The partners of veterans with untreated PTSD face many challenges while living with the veteran. Wives of veterans with untreated PTSD often take on a larger share of tasks related to the household such as housework or bill-paying. Partners or wives also tend to do more childcare and care of the extended family in general. Wives or partners may feel that they have to take care of the veteran, as well as feeling they need to attend closely to the problems the veteran experiences. Many partners and wives are very aware of the things that can, 'trigger,' the veterans PTSD symptoms, and they try hard to decrease the effects of these triggers.
The term, 'Caregiver burden,' involves an idea that is used to describe how hard it is to provide care for a person with untreated PTSD. Caregiver burden is inclusive of practical issues such as the strain on the family's finances. Caregiver burden also includes the emotional strain on the person who is providing care for the veteran who is ill. Generally, the more severe the veteran's untreated PTSD symptoms are, the more difficult it is to provide care for the veteran, and the greater the caregiver burden.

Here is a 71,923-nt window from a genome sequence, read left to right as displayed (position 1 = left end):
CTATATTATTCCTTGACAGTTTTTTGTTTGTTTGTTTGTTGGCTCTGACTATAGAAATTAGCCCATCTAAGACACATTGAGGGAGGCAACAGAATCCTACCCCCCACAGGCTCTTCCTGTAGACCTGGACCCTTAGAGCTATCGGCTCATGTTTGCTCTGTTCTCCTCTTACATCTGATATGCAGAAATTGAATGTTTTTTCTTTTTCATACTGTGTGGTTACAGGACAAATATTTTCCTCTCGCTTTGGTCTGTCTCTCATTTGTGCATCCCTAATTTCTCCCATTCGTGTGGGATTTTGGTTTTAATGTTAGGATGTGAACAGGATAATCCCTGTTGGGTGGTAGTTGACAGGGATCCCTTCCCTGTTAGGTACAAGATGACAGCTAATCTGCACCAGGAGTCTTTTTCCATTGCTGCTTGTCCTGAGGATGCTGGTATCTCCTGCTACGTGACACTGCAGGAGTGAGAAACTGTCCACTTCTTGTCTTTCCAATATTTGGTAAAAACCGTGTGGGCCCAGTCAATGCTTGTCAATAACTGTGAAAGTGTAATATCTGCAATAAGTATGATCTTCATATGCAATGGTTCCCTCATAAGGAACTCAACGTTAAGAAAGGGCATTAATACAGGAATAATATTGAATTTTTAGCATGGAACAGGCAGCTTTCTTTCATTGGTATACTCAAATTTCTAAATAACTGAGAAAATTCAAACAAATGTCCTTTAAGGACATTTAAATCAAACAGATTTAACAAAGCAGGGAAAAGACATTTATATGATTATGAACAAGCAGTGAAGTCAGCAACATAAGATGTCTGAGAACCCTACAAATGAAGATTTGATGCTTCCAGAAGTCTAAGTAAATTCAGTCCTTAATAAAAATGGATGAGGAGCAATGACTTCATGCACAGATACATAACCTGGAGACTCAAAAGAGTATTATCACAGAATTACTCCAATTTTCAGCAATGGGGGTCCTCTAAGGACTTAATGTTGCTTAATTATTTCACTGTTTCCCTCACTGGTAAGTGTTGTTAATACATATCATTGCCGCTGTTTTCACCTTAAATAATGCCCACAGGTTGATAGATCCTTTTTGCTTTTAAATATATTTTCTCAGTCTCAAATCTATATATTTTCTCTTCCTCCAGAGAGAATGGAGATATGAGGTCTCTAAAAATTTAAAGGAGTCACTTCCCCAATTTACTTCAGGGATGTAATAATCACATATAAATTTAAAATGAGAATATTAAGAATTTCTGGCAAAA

The precise connection between the symptoms of PTSD and issues with relationships remains unknown. Some of the symptoms, such as anger and a lack of feeling or, 'numbing,' have the potential to result directly in problems with a marriage. As an example, a veteran who lacks the ability to feel happiness or love can have difficulties with acting in a loving way towards their wife or children. The expression of emotions is an essential part of becoming close to another person. An inability to experience emotions due to numbing may lead to issues with both making and keeping close relationships. Numbing might inhibit intimacy.
A study performed by Beckham, Lytle, and Feldman focused on the relationship between the severity of untreated PTSD and experiences with caregiver burden in female partners of Vietnam veterans with PTSD. As might be expected, the caregivers experienced a burden that included:
- Psychological distress
Another study, performed by Calhoun, Beckham, and Bosworth, expanded on the understanding of caregiver burden in relation to partners of veterans with untreated PTSD through inclusion of a comparison group of partners of help-seeking veterans who do not experience PTSD. The study reported that partners of veterans with untreated PTSD experienced greater caregiver burden and experienced poorer psychological adjustment than the partners of veterans who do not have PTSD. Throughout the studies, caregiver burden increased with the severity of the symptoms veterans with untreated PTSD experienced. Again – the worse a veterans symptoms of untreated PTSD, the greater the caregiver's burden.
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